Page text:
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Interview: Kavita Garewal, Organic Farmer

Kavita Garewal is an organic farmer with a 50-acre farm in Rudrapur, Uttarakhand. Devang sources our organic rice, honey, tea, herbs and spices from Kavita's farm. Here, we interview the farmer on what motivates her to grow organic!

When did you begin farming and what got you specifically interested in organic farming?

I’ve been interested in farming, and organic farming in particular, ever since I was a child.

I was particularly drawn to traditional practices and to learn more about them, I would meet elderly people who practiced hand-pounding, sun-drying, and so on. I was very fascinated by all of it. So then I thought, why not try these things?

I began farming after getting married. I shifted to the farm in 1986 and started full-swing farming in 1988. We started with 4 acres of land, and today we have approximately 50 acres. We use only traditional techniques in our farm and are totally into organic. I self-study Ayurveda, as well. 

What does your farm produce?

Pulses, masalas, herbs, oil seeds, rice, wheat, sugarcane, jaggery and organic fruits are some of the things we produce.

All of our products are sundried, hand-pounded and hand-ground. Nothing is dehydrated, and everything is roasted over a wood fire. We have all the organic certifications, as well – American, Japanese, etcetera. Our quantities are not very large – for example, we do approximately 5-6 acres of haldi.Only after we get the order, do we sow the crop. We take one year’s time to supply to the customer. As the market grows, we increase the acreage.

In small quantities you can maintain the authenticity and purity. In large volumes it becomes more difficult. Moreover, we don’t procure from outside [contract farming]; we grow everything ourselves.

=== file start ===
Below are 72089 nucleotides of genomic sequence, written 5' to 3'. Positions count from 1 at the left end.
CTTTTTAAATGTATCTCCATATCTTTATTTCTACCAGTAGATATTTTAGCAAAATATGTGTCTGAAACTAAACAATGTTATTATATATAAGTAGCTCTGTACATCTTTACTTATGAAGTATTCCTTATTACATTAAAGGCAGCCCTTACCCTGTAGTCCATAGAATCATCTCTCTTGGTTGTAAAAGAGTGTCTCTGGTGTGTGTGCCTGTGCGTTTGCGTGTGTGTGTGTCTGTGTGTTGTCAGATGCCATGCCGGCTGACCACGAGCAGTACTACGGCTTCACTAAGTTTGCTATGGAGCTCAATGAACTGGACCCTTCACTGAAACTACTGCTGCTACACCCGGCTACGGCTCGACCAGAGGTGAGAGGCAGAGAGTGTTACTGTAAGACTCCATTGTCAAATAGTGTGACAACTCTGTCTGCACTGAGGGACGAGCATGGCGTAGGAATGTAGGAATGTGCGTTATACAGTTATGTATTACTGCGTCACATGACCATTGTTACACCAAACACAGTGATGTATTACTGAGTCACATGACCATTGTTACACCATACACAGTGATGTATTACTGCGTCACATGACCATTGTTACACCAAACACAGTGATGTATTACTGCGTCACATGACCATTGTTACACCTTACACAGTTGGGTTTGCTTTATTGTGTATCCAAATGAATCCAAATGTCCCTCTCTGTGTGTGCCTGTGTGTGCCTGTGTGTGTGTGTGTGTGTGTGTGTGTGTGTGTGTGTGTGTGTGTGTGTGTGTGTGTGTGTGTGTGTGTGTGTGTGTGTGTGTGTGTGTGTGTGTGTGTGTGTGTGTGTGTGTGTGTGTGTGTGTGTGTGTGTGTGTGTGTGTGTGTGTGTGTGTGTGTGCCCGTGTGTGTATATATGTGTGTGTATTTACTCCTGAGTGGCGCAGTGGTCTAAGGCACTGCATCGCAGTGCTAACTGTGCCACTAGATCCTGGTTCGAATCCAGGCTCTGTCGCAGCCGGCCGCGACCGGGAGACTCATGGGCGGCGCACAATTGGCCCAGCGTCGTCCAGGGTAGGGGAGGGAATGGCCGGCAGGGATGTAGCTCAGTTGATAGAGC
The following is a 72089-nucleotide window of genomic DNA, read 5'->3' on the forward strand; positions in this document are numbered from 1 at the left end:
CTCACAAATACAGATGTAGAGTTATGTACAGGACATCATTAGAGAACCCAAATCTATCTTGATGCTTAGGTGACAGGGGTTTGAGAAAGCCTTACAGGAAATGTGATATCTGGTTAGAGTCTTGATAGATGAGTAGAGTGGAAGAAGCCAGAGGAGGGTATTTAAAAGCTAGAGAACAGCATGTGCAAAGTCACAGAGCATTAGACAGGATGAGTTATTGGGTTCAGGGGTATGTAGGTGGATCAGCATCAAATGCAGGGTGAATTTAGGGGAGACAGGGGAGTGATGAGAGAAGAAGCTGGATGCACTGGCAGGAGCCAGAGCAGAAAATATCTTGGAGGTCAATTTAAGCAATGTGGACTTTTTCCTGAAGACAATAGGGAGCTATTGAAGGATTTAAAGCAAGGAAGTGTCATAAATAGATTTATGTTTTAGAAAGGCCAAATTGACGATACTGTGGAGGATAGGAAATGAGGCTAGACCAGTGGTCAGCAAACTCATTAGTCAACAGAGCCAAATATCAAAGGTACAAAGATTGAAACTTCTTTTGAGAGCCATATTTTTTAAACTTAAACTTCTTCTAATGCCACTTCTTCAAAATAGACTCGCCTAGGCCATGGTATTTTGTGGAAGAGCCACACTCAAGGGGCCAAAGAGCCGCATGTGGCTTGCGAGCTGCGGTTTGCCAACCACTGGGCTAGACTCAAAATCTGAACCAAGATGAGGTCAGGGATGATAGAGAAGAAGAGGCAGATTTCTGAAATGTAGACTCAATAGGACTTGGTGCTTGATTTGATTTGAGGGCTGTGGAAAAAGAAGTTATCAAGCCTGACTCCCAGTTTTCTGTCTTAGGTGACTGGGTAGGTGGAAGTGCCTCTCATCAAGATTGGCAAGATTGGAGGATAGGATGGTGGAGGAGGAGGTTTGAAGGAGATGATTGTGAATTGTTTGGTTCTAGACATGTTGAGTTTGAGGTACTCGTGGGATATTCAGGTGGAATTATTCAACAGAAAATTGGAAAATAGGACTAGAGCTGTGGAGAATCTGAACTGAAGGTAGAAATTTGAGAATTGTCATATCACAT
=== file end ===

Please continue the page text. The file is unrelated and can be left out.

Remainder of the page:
Have you faced challenges since you’re growing all organic?


Nature becomes your friend if you grow organic. Birds and insects eat the pesticides which harm your crop. Earthworms air your soil, so you don’t need fertilizers. Earthworms are a farmer’s friend. The ladybird – a beetle – eats bad bacteria and pests from grains.

Nature helps and guides you; you just have to keep your eyes and heart open!

Organic red chilies (left) and working on Kavita's farm (right)

Right now under 5 percent of India’s land is certified organic. How can more farmers be incentivized to grow organic?

By altering rules and regulations.

Most farmers are not educated. They cannot do the paperwork required to receive the Organic certification.

Initially we had to go to the town to even get an Internet connection to submit the forms. Now we have Internet, but I am still not computer-savvy – only because of my husband and son am I able to submit these forms and continue my business.

No farmer who is illiterate here will do that paperwork. Our society had 15 farmers, now only we are left. They are 100 times better farmers than us – but all the farmers have left because of paperwork, and not getting the right price for their produce.

This is why a lot of these rules are futile and impractical.

In addition, many farmers who aren’t organic still manage to receive the certification – all over the world. That makes it very tricky for us to compete, as their prices are lower.

Finally, the middleman makes all the money; even if you do go organic. That’s why I work directly with my customers and specify my rates.

CEOs may talk about agriculture, but they have no practical knowledge. You can’t learn agriculture from books. These conferences about organic food; they keep discussing the issue around the table in air-conditioned rooms, that’s about it. In the field it’s an entirely different picture.

Now the younger generation is leaving farming, because they feel there is little scope and future in the profession.

On the one hand you have government and businessmen, but you also have consumers who are very interested in organic food – is that a good thing? 

If most of us go organic, the middle class will be able to afford it and their health will improve.

But we farmers have to pay so much for certifications, so we can’t lower our rates. It’s all thanks to the regulations - we have to pay for the certification, and there are many more costs after that. If all that was cut and we were guaranteed a price for our produce, so many farmers would go organic. Then more people would benefit. 

Right now, very few people are benefiting.

Despite these challenges, you continue to farm.

In every birth, I want to be a farmer – it’s such a beautiful, pure and hardworking life.

Mother Earth has provided us with innumerable blessings and I feel that it is our duty to take care of her and thank her every step of our lives.

Going organic is our way to show Mother Earth some gratitude and respect for her love and blessings. Another reason for us going organic is that we have lots of generations to follow after us, and what we do now will affect the coming generations – we don't want to sign any I Owe You’s to them!